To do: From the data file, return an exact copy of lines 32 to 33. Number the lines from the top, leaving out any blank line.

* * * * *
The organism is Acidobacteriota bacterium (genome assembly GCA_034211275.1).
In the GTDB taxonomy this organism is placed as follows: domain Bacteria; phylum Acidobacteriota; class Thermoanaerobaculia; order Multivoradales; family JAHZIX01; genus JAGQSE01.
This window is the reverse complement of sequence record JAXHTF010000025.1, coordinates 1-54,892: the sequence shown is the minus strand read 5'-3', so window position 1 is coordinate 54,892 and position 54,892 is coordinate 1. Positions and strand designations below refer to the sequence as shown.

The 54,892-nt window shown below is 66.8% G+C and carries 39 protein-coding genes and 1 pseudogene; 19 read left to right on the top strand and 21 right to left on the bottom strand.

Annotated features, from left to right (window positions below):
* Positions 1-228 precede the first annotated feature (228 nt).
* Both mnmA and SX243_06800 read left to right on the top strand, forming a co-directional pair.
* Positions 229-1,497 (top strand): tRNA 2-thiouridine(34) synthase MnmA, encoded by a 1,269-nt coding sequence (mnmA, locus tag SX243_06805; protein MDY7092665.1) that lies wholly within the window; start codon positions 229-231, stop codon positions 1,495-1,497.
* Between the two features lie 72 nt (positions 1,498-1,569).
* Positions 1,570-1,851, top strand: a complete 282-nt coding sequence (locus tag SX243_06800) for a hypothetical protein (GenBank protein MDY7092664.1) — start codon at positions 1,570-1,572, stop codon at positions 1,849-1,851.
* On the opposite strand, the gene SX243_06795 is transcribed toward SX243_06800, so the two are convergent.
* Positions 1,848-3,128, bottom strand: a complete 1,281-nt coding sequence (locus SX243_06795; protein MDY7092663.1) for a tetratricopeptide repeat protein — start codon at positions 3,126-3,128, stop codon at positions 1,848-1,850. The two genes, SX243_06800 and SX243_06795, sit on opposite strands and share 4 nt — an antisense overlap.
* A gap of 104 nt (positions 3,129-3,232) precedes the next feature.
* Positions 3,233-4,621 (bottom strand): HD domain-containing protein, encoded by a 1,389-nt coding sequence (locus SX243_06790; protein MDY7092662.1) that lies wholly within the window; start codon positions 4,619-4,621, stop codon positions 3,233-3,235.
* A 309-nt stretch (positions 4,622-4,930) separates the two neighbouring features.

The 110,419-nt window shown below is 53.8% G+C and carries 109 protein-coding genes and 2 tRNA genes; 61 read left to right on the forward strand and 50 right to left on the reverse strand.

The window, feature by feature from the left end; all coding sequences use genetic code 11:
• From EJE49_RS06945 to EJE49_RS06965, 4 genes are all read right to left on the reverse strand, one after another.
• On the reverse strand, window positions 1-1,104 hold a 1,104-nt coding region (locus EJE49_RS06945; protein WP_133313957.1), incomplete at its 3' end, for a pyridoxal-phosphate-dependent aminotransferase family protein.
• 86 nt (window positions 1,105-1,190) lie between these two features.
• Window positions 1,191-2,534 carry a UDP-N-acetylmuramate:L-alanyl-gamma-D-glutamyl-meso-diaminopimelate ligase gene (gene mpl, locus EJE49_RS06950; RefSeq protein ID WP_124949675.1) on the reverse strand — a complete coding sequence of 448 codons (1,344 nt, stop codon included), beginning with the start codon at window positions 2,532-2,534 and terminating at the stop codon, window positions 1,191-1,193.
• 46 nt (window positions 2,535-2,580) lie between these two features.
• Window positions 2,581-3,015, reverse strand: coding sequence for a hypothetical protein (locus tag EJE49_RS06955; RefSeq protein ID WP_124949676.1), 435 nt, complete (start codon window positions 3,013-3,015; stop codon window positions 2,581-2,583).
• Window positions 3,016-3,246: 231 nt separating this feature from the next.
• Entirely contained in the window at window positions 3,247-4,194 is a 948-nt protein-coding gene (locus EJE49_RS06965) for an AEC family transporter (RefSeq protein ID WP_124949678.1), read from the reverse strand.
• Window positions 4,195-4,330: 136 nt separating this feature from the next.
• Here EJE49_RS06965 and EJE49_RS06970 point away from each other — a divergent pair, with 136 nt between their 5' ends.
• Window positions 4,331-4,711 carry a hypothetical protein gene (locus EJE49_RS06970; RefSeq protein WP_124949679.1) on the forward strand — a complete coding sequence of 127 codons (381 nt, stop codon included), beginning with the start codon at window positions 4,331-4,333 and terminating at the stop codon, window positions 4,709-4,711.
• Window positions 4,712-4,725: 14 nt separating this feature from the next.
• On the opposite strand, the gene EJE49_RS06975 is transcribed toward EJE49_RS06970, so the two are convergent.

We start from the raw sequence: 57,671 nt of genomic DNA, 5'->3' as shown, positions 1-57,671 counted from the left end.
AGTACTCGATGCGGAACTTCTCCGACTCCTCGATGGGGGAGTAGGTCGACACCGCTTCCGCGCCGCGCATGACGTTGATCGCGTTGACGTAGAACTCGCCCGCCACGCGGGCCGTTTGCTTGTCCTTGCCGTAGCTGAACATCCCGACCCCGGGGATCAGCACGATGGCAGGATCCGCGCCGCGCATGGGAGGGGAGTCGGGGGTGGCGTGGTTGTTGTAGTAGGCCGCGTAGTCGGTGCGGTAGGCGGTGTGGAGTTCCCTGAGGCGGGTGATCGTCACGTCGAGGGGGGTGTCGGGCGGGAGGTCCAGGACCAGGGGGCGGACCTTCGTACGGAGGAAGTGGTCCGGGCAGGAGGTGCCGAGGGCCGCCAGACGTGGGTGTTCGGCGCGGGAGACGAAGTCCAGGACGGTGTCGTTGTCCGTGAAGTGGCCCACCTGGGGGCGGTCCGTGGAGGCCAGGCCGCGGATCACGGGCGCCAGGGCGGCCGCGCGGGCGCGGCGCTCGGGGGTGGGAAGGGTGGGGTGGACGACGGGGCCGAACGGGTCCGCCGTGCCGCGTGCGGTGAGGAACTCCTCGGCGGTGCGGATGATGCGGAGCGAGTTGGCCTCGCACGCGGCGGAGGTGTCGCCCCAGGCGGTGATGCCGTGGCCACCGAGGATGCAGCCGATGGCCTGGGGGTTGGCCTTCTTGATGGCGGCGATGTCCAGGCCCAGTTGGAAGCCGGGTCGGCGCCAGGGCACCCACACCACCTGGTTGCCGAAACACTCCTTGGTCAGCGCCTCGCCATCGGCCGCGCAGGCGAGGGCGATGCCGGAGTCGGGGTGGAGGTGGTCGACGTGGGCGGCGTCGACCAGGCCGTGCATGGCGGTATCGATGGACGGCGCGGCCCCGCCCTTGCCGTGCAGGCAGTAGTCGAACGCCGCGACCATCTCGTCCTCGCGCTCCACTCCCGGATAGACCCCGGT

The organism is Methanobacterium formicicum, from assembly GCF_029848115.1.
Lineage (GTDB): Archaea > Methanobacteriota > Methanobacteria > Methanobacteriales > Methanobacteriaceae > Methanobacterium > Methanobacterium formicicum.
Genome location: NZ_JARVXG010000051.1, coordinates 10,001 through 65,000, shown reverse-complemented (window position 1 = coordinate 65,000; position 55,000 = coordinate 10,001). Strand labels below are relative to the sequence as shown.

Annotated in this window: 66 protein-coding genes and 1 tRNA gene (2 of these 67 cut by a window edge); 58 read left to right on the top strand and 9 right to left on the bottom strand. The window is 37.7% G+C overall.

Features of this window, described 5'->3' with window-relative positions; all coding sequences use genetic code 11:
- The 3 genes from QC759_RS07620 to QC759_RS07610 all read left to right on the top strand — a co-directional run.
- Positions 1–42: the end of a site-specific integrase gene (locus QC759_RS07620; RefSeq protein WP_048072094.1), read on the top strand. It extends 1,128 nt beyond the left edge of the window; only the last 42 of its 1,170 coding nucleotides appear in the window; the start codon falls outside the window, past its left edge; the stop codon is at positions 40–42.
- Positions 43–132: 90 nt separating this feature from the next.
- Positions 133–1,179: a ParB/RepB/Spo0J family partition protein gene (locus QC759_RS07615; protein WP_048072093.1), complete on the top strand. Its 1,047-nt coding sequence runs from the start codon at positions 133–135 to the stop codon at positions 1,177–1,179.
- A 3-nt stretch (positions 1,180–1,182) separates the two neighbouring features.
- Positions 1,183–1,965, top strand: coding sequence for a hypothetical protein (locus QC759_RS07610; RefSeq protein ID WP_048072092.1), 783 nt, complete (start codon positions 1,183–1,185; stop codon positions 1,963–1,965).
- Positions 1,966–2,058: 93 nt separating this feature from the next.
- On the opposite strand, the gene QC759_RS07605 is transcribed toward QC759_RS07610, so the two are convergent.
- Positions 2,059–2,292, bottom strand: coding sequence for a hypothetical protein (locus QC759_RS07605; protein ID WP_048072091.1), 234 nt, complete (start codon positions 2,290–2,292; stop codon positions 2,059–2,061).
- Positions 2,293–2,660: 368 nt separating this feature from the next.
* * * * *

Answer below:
AGTACTCGATGCGGAACTTCTCCGACTCCTCGATGGGGGAGTAGGTCGACACCGCTTCCGCGCCGCGCATGACGTTGATCGCGTTGACGTAGAACTCGCCCGCCACGCGGGCCGTTTGCTTGTCCTTGCCGTAGCTGAACATCCCGACCCCGGGGATCAGCACGATGGCAGGATCCGCGCCGCGCATGGGAGGGGAGTCGGGGGTGGCGTGGTTGTTGTAGTAGGCCGCGTAGTCGGTGCGGTAGGCGGTGTGGAGTTCCCTGAGGCGGGTGATCGTCACGTCGAGGGGGGTGTCGGGCGGGAGGTCCAGGACCAGGGGGCGGACCTTCGTACGGAGGAAGTGGTCCGGGCAGGAGGTGCCGAGGGCCGCCAGACGTGGGTGTTCGGCGCGGGAGACGAAGTCCAGGACGGTGTCGTTGTCCGTGAAGTGGCCCACCTGGGGGCGGTCCGTGGAGGCCAGGCCGCGGATCACGGGCGCCAGGGCGGCCGCGCGGGCGCGGCGCTCGGGGGTGGGAAGGGTGGGGTGGACGACGGGGCCGAACGGGTCCGCCGTGCCGCGTGCGGTGAGGAACTCCTCGGCGGTGCGGATGATGCGGAGCGAGTTGGCCTCGCACGCGGCGGAGGTGTCGCCCCAGGCGGTGATGCCGTGGCCACCGAGGATGCAGCCGATGGCCTGGGGGTTGGCCTTCTTGATGGCGGCGATGTCCAGGCCCAGTTGGAAGCCGGGTCGGCGCCAGGGCACCCACACCACCTGGTTGCCGAAACACTCCTTGGTCAGCGCCTCGCCATCGGCCGCGCAGGCGAGGGCGATGCCGGAGTCGGGGTGGAGGTGGTCGACGTGGGCGGCGTCGACCAGGCCGTGCATGGCGGTATCGATGGACGGCGCGGCCCCGCCCTTGCCGTGCAGGCAGTAGTCGAACGCCGCGACCATCTCGTCCTCGCGCTCCACTCCCGGATAGACCCCGGT

The organism is Methanobacterium formicicum, from assembly GCF_029848115.1.